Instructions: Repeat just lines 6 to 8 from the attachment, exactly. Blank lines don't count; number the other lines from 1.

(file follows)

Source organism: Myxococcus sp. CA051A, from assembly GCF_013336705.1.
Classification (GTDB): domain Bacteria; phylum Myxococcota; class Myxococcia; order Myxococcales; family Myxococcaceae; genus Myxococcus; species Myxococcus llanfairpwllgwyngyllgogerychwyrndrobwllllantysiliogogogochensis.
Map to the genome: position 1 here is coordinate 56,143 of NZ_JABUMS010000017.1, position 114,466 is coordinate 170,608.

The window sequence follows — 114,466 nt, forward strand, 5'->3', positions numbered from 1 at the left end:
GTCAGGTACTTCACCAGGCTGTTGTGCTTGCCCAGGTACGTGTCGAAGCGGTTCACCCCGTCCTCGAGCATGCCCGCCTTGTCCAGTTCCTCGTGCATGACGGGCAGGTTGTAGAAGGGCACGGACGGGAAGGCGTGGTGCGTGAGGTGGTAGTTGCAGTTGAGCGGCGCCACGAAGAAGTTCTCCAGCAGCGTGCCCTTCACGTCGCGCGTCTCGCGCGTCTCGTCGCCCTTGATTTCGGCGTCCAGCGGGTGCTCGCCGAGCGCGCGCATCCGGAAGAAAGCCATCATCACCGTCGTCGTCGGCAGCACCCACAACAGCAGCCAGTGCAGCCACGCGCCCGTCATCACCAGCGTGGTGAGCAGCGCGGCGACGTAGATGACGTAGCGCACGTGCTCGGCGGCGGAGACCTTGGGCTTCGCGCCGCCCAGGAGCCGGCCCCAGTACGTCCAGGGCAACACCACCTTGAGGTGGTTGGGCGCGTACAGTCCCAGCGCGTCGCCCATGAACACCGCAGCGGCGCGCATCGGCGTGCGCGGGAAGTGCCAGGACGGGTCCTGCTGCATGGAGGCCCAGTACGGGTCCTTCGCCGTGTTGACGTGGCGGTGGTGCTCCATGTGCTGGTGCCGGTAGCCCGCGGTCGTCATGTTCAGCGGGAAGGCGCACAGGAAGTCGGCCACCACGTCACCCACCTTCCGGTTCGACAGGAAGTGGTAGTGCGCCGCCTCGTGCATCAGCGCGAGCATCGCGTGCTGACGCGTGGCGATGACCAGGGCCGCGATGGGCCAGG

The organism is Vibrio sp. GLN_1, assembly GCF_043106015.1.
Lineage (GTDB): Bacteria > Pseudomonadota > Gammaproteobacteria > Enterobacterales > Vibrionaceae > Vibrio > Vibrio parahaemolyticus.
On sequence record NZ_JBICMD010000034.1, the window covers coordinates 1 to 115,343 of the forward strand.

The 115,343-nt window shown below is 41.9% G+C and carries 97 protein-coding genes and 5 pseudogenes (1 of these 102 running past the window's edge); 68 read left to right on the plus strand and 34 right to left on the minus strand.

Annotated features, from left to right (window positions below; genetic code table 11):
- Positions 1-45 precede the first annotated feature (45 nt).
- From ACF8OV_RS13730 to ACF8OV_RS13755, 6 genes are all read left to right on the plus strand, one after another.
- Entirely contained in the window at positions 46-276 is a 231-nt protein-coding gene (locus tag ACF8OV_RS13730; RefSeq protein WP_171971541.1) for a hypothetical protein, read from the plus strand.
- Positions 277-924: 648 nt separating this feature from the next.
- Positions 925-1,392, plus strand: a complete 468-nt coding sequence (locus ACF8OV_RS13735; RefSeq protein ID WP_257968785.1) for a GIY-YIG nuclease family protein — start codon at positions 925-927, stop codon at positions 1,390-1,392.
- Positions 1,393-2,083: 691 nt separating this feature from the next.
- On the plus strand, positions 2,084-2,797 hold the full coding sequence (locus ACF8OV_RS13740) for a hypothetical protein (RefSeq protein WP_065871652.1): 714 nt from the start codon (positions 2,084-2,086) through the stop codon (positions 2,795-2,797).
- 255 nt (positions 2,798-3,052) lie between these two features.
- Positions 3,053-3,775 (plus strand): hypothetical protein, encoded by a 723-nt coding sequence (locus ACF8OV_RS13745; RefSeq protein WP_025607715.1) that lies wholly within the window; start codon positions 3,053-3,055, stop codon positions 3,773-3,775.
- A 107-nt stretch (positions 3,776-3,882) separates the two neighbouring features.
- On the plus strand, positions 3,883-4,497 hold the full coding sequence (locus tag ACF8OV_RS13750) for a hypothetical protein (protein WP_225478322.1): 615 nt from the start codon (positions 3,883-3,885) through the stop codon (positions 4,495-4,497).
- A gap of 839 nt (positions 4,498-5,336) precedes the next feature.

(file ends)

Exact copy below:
The organism is Vibrio sp. GLN_1, assembly GCF_043106015.1.
Lineage (GTDB): Bacteria > Pseudomonadota > Gammaproteobacteria > Enterobacterales > Vibrionaceae > Vibrio > Vibrio parahaemolyticus.
On sequence record NZ_JBICMD010000034.1, the window covers coordinates 1 to 115,343 of the forward strand.